Concussions and Brain injury: Clinical Considerations
John W Richards. MSW, MBA., LICSW
This program has been approved for 1.5 Category A Continuing Education Credits by the National Association of Social Workers, NH Chapter. CE #4155
Social workers encounter survivors of brain injury much more frequently than is typically presumed. Furthermore, many of the behaviors, cognitive and emotional states that may occur as a result of brain injury can be misdiagnosed and there is an unfortunate lack of knowledge among many behavioral health practitioners regarding the sequelae of brain injury. In this workshop we will attempt to discuss this incongruity in two ways: 1) what should practitioners be aware of in assessing whether their clients are survivors of brain injury and what steps may be taken to firmly ascertain whether that is the situation, and 2) what kinds of behaviors, cognitive or emotional situations a practitioner may encounter from brain injury survivors and how might one deal with them.
National studies in some settings, particularly of those who are incarcerated, show that 50 to 90% of prisoners have sustained a brain injury at some point in their life. In the general public, the number is presumed to be 5 to 9%.
Participants will be able to:
- Discuss the frequency of brain injury and need to be more thorough in assessing patient history for such events.
- Describe some of the most common sequelae of brain injury and the most typical impact that it may have on client functioning.
- Demonstrate when to refer for neuropsych testing.
- Discuss therapeutic strategies that may be effective or not.
- Explain what is available for supports and services in NH.
About the presenter
John W. Richards, MSW, MBA, LICSW John is a lifelong resident of New Hampshire who has worked in human services for over 30 years; most of which have been involved in supporting people with a variety of disabilities. He has a Master's degree in Social Work from Simmons College and a Master's in Business Administration from the University of Massachusetts. He has worked with a variety of groups of people ranging from "multi-problemed" families to children, teens and adults with developmental disabilities, brain injuries, and neurological illnesses. He has worked in community mental health and in roles from clinical social worker to human service management and administration.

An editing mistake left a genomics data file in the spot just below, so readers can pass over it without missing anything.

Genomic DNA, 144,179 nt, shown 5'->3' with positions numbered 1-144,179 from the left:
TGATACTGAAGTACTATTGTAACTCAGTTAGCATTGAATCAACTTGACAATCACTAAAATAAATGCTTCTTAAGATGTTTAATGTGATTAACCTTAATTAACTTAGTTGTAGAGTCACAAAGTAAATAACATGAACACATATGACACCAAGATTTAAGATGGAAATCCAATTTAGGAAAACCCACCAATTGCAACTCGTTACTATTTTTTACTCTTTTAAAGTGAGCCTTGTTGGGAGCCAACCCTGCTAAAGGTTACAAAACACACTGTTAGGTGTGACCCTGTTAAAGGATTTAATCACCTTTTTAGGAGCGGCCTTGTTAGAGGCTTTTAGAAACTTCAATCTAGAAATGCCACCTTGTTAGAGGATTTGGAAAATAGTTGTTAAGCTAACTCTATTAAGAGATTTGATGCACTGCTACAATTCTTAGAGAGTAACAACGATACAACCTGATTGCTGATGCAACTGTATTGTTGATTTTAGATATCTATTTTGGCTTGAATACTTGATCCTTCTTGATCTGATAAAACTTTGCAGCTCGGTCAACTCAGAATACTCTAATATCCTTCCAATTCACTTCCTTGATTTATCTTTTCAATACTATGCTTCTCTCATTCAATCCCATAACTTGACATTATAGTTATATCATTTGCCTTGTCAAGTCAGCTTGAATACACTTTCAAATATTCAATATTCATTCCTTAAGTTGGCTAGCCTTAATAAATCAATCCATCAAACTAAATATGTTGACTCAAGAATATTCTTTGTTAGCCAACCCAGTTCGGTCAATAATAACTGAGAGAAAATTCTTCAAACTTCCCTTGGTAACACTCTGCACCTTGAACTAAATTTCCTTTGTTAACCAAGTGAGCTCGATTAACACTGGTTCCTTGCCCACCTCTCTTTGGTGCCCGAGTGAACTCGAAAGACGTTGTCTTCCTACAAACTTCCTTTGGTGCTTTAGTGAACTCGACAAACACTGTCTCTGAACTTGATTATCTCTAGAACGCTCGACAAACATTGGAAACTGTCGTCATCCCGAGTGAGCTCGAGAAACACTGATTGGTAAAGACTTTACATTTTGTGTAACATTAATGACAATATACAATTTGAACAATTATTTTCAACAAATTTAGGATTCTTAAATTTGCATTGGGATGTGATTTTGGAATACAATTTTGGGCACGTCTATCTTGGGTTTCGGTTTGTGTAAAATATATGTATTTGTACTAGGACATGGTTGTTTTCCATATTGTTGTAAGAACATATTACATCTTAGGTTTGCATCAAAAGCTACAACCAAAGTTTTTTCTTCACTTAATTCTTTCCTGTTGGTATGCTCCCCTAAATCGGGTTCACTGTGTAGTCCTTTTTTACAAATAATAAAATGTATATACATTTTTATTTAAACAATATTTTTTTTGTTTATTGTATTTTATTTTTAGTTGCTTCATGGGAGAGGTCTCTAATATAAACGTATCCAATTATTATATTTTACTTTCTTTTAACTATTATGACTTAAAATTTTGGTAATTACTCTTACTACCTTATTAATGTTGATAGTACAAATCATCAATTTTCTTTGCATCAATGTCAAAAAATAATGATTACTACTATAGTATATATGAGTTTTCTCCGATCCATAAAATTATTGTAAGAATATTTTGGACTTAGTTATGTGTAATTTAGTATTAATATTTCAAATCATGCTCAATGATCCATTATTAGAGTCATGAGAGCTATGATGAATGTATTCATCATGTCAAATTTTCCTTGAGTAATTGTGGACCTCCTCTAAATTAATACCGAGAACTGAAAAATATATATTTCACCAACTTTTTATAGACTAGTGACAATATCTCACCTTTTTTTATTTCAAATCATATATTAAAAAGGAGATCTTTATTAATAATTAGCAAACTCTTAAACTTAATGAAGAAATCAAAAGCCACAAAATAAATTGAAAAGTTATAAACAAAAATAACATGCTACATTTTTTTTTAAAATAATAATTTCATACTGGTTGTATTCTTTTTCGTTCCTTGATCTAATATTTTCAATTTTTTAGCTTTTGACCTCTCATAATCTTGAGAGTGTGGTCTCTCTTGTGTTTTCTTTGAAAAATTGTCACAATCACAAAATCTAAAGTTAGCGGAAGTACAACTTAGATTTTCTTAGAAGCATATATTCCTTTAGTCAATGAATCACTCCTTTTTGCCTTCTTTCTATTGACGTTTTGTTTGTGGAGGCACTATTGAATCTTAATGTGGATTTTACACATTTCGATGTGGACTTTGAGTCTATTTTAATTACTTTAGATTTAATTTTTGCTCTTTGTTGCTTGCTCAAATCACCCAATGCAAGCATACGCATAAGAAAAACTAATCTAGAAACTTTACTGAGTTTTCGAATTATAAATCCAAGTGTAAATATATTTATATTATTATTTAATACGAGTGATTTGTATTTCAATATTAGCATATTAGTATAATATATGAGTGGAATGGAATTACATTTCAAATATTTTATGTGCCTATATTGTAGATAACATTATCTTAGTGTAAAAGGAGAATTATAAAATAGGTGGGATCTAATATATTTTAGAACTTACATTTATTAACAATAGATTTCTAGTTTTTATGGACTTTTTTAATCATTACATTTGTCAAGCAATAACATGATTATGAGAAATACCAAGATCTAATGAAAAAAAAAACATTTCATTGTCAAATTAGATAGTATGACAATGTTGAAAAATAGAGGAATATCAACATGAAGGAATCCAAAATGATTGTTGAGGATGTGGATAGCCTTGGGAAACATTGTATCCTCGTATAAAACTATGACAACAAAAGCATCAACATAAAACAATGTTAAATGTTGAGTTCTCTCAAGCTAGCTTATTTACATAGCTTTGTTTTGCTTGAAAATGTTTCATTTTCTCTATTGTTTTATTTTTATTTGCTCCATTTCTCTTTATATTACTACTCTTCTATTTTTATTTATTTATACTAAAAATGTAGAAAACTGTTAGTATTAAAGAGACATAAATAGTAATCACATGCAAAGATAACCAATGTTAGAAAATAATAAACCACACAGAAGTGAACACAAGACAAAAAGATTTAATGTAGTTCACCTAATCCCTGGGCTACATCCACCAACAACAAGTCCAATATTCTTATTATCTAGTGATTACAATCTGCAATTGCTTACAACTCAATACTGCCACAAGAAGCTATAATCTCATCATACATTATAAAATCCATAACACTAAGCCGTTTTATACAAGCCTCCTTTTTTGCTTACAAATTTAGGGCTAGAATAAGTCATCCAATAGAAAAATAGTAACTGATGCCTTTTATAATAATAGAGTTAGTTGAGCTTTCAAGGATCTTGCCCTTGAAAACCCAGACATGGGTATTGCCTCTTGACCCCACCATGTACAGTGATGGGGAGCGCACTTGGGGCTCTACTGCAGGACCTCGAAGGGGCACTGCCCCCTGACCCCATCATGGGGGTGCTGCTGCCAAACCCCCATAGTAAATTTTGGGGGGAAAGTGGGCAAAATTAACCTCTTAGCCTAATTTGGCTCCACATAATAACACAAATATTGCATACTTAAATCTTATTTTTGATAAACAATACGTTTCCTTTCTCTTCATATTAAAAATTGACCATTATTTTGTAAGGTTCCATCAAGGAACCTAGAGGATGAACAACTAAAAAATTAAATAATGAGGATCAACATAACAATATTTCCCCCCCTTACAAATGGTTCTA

A zoom link will be emailed to you prior to the workshop
Prefer to pay by check? Email Lynn - email@example.com and mail your check to NASW NH, 4 Chenell Drive #3, Concord NH 03301
We are committed to providing information and resources to help all social workers in their professional lives. We are able to do this because of NASW Members - membership dues are a major part of our Chapter's budget. If you are not a member, please consider becoming one today. When you become a member of NASW, you automatically become a member of your Chapter and help support our work.